The Fit EV can be leased for $389 a month for 36 months (down from the $399 announced last fall).

It cannot be bought outright, however, meaning that Honda can (and likely will) take back the cars at the end of the lease period to avoid the cost of ongoing service and spare parts supplies.

Motor from FCX Clarity

The Honda Fit EV Concept made its world debut at the 2010 Los Angeles Auto Show, and Honda displayed the production 2013 Fit EV at last year's LA Show.

The production 2013 Honda Fit EV uses the electric motor from the Honda FCX Clarity hydrogen fuel-cell vehicle, a much larger car, which develops a peak power of 92 kilowatts (123 horsepower).

Honda Fit EV shown at Los Angeles Auto Show, Nov 2011

Honda Fit EV shown at Los Angeles Auto Show, Nov 2011

Enlarge Photo

Developing peak torque of 189 lb-ft (256 Nm), the motor gives the subcompact Fit EV punchy performance--especially in Sport mode (more on that later). Maximum speed is limited to 90 mph.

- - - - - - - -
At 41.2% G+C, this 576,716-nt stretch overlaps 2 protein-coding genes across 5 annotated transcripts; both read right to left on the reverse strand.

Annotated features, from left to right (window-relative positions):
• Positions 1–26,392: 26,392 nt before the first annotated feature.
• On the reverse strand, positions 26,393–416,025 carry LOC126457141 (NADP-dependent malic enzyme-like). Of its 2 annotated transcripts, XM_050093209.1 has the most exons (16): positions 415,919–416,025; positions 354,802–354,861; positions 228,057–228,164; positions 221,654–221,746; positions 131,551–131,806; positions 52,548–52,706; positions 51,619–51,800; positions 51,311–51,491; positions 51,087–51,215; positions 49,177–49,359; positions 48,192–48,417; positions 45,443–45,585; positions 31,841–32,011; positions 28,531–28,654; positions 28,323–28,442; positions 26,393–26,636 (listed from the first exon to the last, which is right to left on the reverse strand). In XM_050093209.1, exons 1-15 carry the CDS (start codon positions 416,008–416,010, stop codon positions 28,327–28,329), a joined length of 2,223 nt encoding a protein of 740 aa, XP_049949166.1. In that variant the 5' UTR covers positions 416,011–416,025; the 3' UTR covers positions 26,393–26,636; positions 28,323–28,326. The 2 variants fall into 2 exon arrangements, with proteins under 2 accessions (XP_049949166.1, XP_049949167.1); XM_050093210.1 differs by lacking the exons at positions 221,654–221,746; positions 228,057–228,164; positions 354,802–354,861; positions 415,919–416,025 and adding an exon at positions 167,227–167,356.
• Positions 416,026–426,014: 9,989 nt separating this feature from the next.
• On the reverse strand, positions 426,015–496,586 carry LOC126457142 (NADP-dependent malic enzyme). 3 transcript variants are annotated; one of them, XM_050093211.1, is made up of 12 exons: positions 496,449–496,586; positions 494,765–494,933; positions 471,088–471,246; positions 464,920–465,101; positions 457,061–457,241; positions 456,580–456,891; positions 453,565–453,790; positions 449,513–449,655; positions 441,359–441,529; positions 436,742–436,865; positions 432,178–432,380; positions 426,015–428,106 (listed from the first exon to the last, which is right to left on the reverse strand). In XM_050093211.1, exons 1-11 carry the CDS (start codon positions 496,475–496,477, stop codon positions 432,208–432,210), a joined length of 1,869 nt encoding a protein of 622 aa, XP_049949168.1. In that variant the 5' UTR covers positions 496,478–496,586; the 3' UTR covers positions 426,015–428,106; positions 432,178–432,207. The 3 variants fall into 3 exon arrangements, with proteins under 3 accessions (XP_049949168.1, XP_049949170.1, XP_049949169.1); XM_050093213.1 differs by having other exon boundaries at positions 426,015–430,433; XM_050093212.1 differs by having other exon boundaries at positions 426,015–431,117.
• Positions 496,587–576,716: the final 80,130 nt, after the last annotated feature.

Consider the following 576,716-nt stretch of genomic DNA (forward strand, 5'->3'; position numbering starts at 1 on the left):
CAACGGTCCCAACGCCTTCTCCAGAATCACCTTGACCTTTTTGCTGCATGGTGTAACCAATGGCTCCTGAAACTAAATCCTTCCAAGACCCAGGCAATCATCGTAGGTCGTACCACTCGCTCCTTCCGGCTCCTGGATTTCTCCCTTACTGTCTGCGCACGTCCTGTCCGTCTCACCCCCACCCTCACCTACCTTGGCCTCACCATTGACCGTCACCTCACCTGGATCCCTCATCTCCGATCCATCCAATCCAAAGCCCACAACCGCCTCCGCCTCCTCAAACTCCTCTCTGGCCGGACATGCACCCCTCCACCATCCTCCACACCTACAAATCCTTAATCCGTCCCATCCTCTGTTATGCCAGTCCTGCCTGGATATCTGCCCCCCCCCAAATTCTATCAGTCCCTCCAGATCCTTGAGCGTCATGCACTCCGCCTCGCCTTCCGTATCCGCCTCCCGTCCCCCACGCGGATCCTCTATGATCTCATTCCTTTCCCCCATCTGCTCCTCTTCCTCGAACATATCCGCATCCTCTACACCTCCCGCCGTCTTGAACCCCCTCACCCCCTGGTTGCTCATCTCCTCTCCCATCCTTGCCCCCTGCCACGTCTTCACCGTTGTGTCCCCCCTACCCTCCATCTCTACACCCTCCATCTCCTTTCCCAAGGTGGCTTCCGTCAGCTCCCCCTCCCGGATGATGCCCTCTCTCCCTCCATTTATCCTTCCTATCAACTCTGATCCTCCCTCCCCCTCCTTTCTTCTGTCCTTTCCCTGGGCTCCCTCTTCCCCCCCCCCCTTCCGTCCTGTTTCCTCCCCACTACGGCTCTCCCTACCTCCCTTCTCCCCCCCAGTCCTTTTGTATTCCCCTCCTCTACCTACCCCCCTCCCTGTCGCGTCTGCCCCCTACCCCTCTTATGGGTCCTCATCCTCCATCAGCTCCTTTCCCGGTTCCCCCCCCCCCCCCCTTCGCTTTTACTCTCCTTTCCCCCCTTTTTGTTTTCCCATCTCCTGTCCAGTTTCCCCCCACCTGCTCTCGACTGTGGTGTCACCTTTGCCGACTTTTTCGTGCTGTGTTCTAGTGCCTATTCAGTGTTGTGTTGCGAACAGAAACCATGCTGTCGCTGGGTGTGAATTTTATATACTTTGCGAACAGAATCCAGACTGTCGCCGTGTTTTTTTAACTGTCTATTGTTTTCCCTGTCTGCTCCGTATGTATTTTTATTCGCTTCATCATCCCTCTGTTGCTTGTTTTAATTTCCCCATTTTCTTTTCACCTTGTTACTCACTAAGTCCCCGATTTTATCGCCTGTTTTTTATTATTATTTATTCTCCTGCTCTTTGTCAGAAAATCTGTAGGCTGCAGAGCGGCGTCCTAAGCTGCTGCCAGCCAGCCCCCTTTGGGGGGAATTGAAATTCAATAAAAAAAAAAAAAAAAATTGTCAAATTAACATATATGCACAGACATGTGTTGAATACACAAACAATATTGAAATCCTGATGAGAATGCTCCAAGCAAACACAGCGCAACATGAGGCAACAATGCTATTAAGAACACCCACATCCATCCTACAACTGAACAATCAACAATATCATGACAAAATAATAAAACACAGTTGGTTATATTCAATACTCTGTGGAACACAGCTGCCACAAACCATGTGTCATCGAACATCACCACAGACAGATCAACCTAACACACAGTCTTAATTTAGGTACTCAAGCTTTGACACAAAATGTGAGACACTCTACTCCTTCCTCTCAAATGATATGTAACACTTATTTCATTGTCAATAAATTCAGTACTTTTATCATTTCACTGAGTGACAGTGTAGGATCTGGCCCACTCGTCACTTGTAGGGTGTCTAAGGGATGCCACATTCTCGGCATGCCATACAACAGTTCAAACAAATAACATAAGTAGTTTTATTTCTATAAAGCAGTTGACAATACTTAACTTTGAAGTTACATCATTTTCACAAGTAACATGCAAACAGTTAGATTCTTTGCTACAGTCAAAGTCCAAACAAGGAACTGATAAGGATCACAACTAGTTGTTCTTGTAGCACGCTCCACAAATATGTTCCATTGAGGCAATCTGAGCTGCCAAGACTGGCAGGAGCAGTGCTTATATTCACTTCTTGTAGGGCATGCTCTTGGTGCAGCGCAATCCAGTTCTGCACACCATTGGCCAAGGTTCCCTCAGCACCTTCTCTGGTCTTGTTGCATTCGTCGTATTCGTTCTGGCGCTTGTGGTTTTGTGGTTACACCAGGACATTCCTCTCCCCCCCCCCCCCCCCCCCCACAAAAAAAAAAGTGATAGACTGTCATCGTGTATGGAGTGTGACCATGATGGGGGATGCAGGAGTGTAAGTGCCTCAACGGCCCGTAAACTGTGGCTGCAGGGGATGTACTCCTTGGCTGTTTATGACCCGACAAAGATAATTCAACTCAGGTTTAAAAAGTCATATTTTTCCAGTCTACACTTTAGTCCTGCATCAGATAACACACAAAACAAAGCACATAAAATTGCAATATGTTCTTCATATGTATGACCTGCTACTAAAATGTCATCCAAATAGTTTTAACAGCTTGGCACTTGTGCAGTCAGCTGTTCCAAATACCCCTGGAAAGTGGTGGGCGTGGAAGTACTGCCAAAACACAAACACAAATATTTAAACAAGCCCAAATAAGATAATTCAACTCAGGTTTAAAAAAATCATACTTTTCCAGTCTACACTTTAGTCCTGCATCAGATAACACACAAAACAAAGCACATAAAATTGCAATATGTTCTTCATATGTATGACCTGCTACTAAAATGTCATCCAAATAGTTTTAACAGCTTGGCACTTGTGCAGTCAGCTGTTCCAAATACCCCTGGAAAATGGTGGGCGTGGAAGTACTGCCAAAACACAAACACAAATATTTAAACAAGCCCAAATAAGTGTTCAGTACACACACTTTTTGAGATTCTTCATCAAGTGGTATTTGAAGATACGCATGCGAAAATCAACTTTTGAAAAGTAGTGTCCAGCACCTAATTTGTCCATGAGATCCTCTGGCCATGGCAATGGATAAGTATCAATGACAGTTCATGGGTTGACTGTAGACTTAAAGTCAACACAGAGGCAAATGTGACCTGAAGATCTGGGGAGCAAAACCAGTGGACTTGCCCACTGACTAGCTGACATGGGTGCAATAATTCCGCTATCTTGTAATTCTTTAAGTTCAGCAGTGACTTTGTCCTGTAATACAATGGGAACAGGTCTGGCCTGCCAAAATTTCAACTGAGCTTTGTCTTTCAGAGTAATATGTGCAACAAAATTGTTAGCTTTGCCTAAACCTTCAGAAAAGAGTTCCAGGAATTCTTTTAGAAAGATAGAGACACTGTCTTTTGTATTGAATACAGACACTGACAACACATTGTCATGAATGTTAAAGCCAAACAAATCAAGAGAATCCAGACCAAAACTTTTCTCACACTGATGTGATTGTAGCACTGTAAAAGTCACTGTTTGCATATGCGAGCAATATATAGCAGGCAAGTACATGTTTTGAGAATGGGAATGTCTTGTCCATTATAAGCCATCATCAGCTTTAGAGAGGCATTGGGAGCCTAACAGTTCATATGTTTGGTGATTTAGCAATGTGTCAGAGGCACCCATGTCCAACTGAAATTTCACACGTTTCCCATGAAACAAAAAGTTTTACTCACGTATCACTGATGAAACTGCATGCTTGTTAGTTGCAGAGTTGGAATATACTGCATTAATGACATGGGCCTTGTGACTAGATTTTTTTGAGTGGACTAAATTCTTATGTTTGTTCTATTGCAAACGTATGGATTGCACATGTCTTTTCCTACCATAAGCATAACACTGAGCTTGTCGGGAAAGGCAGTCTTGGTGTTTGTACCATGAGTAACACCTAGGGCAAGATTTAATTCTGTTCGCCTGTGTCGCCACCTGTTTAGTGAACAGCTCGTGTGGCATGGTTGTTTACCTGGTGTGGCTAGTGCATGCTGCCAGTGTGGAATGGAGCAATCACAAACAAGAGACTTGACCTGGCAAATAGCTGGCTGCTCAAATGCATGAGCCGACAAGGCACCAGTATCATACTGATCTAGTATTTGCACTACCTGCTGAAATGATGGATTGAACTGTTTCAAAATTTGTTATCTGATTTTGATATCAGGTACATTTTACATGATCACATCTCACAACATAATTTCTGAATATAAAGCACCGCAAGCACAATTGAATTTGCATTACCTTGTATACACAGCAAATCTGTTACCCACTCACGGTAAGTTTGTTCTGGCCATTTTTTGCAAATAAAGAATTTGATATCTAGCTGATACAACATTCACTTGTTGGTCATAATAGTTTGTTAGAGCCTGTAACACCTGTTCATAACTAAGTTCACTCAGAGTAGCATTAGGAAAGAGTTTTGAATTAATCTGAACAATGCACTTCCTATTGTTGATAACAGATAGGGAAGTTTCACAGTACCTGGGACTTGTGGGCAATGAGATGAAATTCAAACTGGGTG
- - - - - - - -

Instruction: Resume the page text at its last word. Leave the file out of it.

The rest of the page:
The 20-kilowatt-hour lithium-ion battery pack, using lithium-titanate oxide cells provided by Toshiba, is mounted in the floor and under the rear seat, cooled via fans that force air through the pack itself.

A recharging port door on the left front fender is outlined in blue LEDs that light up while charging takes place.

Honda has built in a 6.6-kilowatt charger, meaning that a full pack recharge can take 3 hours or less. Honda offers a Leviton Level 2 home charging station to Fit EV lessees, while its Fit EV-authorized dealers can recommend local inspection and installation partners.

Lower drag of a compact sedan